One of my office co-workers, Asia (that’s pronounced “Ah-sha” in case you were thinking she was named after a continent), is originally from Poland. Last week our Polish princess brought in a batch of pierogi made by her mother, who is currently visiting the U.S. Pierogi, in case you have not experienced this delicacy, are a stuffed dumpling kind of thing. Think Polish ravioli. They were fabulous, so of course we wanted to know how to make them. And who better to teach us than a genuine Polish grandma?
Hence the Pierogi Party. We gathered at my place as I have an excellent kitchen for demo purposes; that’s one reason I chose this house. Before the demo we gathered for a Q&A session (via translator) about the nature of pierogi and various filling options. Then it was time for the show. Danuta (Asia’s mom) and Asia had previously made the potato filling (mashed potatoes with cream cheese and onions, chilled, then formed into balls), so all that was needed was the pierogi dough.
Yep. Milk (we used 2%) and flour (all purpose). That’s it. Two ingredients: Milk. Flour. It was a 3-1 ratio; Danuta mixed up 6 cups of flour and 2 cups of hot milk to make the dough, which netted us 48 potato and about a dozen blueberry. She kneaded until it was “right” (basically an elastic, shiny dough) then rolled it out.
It was a little tricky finding the right size “cutter”. . . apparently every drinking vessel I own is the same size. But the next step is to cut out dough circles, then take a ball of filling . . .
(which, by the way, are a heaping tablespoon each)
Then said filling is placed on a dough circle, which is then stretched around it and pinched shut. It’s very important to get a good seal, lest the filling leak out into the pot of water while boiling.
Soon we were all trying our hand at stretching and squeezing. Danuta allowed as how we did pretty well for a group of non-polish newbies. At least, that’s what Asia said she said; Danuta doesn’t speak English so we had to communicate via interpreter.
Next the little bundles of goodness are dusted with flour (to keep them from sticking to anything while they’re on deck) and popped into a big pot of boiling salted water that also has a dash of oil in it. Again, that’s to help ward off potential stickiness.
Once they pop up to the top of the pan instead of resting on the bottom, they need to cook for another 3-5 minutes. You just have to pull one out after 3 minutes and test for doneness. Then out they come!
At this point you can fry them in a little oil until golden brown and delicious, or slap them on a plate and top with sauteed onions. We did both, because that’s just how we roll. Serve with sour cream and enjoy!
We also made some blueberry pierogi. I took some frozen blueberries, added brown sugar and a generous dash of cinnamon, stirred it together and used that as filling. No, I didn’t measure a darn thing. We ate those with a sprinkling of sugar and sour cream, and they were so good we snarfed down about half of them before I thought to count the output. They tasted like . . . breakfast. Which is handy, because there are enough left over for me to have for breakfast tomorrow. And I will. So there.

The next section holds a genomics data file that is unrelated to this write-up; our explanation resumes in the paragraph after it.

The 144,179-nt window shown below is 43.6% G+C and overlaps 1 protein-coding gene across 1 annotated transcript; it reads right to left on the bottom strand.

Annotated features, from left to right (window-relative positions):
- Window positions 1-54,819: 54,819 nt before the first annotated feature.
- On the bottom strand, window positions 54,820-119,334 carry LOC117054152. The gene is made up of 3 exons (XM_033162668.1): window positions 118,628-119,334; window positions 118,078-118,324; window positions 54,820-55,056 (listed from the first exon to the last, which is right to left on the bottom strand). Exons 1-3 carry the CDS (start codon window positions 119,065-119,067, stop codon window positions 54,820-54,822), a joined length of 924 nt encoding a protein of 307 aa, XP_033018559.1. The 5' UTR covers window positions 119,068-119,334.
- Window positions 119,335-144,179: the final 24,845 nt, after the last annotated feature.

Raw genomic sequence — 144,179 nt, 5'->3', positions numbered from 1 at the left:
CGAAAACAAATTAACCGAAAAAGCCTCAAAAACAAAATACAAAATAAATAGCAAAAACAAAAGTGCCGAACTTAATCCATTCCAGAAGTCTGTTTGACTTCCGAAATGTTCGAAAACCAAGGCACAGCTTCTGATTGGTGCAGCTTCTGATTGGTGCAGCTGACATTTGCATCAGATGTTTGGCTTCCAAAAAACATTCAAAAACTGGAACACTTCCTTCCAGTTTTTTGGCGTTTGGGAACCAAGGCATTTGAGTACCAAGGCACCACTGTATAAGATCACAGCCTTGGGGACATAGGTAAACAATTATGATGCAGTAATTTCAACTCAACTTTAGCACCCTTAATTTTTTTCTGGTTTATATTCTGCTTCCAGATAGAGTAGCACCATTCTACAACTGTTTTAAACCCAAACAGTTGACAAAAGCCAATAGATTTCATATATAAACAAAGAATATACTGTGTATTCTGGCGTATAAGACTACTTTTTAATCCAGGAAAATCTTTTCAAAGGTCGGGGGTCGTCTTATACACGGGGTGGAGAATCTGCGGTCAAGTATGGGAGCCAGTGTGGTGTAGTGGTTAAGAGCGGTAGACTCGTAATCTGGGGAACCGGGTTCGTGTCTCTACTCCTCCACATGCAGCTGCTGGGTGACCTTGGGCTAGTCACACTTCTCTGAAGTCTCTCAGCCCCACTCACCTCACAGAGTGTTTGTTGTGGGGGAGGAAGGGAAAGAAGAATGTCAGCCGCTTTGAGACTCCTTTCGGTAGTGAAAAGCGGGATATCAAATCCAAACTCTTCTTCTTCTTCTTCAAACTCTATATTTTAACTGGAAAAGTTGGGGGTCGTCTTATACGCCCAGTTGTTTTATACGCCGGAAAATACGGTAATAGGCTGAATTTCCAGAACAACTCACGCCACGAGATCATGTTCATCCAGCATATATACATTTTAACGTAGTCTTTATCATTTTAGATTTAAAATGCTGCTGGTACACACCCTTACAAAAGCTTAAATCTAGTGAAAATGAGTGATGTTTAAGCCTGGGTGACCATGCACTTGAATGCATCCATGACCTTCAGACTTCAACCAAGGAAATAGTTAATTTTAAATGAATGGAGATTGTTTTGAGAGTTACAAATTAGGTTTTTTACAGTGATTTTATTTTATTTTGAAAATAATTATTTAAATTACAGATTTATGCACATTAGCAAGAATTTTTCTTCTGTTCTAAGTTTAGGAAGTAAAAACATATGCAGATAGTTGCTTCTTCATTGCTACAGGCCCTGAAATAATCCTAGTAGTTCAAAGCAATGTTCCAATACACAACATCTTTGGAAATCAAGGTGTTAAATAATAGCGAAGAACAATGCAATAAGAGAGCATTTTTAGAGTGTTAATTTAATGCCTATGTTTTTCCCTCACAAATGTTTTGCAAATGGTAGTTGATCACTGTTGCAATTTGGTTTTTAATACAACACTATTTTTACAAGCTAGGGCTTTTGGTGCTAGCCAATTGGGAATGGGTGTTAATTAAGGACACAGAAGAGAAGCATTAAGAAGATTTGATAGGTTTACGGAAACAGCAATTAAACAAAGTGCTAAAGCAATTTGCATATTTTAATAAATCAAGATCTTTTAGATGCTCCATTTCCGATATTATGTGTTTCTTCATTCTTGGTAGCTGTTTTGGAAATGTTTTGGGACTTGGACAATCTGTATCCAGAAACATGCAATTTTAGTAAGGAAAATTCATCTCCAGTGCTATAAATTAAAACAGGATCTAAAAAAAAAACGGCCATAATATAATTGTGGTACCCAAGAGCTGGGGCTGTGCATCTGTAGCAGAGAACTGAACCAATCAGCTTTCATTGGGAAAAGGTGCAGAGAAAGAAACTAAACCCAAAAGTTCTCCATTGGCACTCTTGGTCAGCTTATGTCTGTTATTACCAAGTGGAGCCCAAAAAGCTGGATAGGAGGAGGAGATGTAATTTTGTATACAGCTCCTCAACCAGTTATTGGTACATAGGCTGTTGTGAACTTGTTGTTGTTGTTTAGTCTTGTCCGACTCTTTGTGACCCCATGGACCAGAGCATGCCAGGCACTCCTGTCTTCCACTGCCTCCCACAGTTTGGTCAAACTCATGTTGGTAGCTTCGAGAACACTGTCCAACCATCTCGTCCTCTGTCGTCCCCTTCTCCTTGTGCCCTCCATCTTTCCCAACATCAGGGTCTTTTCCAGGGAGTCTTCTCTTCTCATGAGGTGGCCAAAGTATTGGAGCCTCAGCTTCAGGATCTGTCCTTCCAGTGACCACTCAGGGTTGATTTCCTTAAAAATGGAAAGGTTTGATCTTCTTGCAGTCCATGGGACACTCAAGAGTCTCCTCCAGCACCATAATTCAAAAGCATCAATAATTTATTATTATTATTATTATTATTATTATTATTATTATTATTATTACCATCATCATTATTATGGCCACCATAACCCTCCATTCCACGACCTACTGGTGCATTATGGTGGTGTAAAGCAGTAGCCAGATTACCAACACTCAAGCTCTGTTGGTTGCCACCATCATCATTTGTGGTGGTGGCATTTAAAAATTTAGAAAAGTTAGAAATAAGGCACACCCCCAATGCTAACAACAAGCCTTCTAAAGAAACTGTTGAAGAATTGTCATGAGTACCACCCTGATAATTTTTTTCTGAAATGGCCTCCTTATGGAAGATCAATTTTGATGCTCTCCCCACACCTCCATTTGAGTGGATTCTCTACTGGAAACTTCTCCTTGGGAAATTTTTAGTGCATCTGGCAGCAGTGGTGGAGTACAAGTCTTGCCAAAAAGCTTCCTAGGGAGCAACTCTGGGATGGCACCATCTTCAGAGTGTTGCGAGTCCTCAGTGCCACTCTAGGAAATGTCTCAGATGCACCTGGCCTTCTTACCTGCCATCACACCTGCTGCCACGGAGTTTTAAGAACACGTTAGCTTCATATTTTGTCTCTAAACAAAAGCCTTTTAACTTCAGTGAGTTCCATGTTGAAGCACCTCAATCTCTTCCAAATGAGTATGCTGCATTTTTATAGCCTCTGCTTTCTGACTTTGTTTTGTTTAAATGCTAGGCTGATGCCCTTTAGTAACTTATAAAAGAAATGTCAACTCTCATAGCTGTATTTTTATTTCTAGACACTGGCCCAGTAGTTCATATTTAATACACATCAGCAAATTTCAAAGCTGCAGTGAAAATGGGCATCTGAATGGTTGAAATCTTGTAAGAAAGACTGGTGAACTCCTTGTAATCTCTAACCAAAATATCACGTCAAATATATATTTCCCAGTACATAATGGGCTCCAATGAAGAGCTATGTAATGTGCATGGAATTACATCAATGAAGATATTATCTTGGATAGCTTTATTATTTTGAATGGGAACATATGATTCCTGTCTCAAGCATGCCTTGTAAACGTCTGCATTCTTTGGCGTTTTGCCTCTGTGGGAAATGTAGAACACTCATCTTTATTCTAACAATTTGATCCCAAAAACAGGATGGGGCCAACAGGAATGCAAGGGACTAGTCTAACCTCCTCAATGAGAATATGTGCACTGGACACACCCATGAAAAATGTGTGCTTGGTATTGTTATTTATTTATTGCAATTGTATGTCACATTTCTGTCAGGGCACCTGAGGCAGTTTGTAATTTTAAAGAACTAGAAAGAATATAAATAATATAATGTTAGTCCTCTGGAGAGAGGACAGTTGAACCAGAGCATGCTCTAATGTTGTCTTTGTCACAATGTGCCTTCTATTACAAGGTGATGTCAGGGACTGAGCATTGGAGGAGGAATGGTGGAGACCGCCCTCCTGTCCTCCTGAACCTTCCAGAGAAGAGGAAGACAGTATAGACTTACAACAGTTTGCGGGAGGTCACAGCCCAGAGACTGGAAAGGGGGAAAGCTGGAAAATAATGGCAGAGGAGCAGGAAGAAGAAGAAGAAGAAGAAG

Here’s the recipe, which includes the various filling options we discussed. Some of it is a little vague, but what the heck. It’s pockets of dough made from flour and milk, filled with stuff, and boiled. Fill in the blanks any way you like.
Russet Potatoes – 2 lb
Peel, boil, in salt water, mash, let cool.
2 8 oz cream cheese (lite – Neufchatel is best for texture) (or farmer’s cheese + 2 T sour cream)
1 medium onion, diced, sautéed in oil (not olive oil)
Salt & pepper to taste
Cool. Roll into 1-inch balls & refrigerate. Best made the day before.
Fresh: wash, dry, & use. If sour, sprinkle with sugar before closing
Sweet Farmer’s Cheese
Farmer’s Cheese, 1 egg yolk, sugar & vanilla. Mix together.
Mix pork & beef (good pieces – butt/shoulder from pig, sirloin or tips from cow)
Salt, pepper, bay leaf – boil. Grind medium. (can grind onion & garlic into meat) Fry with onion; spice as needed.
Sauerkraut & Wild Mushroom
Polish Sauerkraut (no vinegar)
Dried polish mushrooms (soak in water overnight to hydrate then boil in that water until done al dente)
Cook sauerkraut (boil in a little water, enough so it doesn’t stick, about an hour)
Chop or grind together (after draining) Add onion when grinding
Fry; add salt & pepper to taste
Put big pan of water on to boil, add salt & dash of oil
6 cups flour, sifted
2 cups milk (2%) hot (not scalded, 2 minutes in my microwave)
Mix together with hands. When it sticks together, turn out onto lightly floured board & knead. Dough will appear dry. When it doesn’t stick to your fingers & makes a shiny dough, it’s done.
Cut circles from dough. Stretch around ball of filling & pinch edges closed. If necessary, add a drop of water to help edges stick, but this is not recommended. Sprinkle with flour so they don’t stick to counter.
Add pierogi to water which has been brought to a rolling boil, about 10 for my pot. They’ll drop to the bottom. When they bob to the surface, cook another 3-5 minutes. Thicker dough takes longer. Pull one to test after 3 minutes.
Can be cooled and frozen separately on a tray, then bagged. When ready to eat, add frozen pierogi to boiling water & cook as if they were newly made.
Serve with sour cream and/or sautéed onions.